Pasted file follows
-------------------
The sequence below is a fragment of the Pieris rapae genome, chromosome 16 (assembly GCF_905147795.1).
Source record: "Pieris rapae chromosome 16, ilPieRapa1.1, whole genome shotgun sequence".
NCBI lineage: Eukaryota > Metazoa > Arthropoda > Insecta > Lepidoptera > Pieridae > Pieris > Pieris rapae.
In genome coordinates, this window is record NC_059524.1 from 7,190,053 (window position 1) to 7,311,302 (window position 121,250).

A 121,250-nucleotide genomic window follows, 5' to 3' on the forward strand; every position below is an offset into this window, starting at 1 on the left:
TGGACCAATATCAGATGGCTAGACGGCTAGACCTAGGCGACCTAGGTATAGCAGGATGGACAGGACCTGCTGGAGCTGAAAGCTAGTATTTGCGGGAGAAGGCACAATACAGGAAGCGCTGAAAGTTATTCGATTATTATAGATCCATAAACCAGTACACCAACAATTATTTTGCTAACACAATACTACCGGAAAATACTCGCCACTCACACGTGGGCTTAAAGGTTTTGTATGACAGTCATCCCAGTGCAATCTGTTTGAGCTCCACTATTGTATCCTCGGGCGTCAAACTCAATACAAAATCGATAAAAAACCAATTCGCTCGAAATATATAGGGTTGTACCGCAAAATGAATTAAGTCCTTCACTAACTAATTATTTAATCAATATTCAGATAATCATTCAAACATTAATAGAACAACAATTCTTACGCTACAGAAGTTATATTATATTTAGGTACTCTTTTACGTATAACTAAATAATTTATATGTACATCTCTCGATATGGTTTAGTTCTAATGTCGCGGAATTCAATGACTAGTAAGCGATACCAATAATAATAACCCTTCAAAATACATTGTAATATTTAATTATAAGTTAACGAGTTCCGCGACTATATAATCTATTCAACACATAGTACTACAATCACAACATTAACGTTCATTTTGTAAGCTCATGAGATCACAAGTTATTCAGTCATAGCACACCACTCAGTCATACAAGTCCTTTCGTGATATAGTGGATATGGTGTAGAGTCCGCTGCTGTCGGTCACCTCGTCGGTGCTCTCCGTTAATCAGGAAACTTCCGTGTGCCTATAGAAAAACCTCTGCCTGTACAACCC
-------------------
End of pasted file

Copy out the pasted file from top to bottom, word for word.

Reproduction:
The sequence below is a fragment of the Pieris rapae genome, chromosome 16 (assembly GCF_905147795.1).
Source record: "Pieris rapae chromosome 16, ilPieRapa1.1, whole genome shotgun sequence".
NCBI lineage: Eukaryota > Metazoa > Arthropoda > Insecta > Lepidoptera > Pieridae > Pieris > Pieris rapae.
In genome coordinates, this window is record NC_059524.1 from 7,190,053 (window position 1) to 7,311,302 (window position 121,250).

A 121,250-nucleotide genomic window follows, 5' to 3' on the forward strand; every position below is an offset into this window, starting at 1 on the left:
TGGACCAATATCAGATGGCTAGACGGCTAGACCTAGGCGACCTAGGTATAGCAGGATGGACAGGACCTGCTGGAGCTGAAAGCTAGTATTTGCGGGAGAAGGCACAATACAGGAAGCGCTGAAAGTTATTCGATTATTATAGATCCATAAACCAGTACACCAACAATTATTTTGCTAACACAATACTACCGGAAAATACTCGCCACTCACACGTGGGCTTAAAGGTTTTGTATGACAGTCATCCCAGTGCAATCTGTTTGAGCTCCACTATTGTATCCTCGGGCGTCAAACTCAATACAAAATCGATAAAAAACCAATTCGCTCGAAATATATAGGGTTGTACCGCAAAATGAATTAAGTCCTTCACTAACTAATTATTTAATCAATATTCAGATAATCATTCAAACATTAATAGAACAACAATTCTTACGCTACAGAAGTTATATTATATTTAGGTACTCTTTTACGTATAACTAAATAATTTATATGTACATCTCTCGATATGGTTTAGTTCTAATGTCGCGGAATTCAATGACTAGTAAGCGATACCAATAATAATAACCCTTCAAAATACATTGTAATATTTAATTATAAGTTAACGAGTTCCGCGACTATATAATCTATTCAACACATAGTACTACAATCACAACATTAACGTTCATTTTGTAAGCTCATGAGATCACAAGTTATTCAGTCATAGCACACCACTCAGTCATACAAGTCCTTTCGTGATATAGTGGATATGGTGTAGAGTCCGCTGCTGTCGGTCACCTCGTCGGTGCTCTCCGTTAATCAGGAAACTTCCGTGTGCCTATAGAAAAACCTCTGCCTGTACAACCC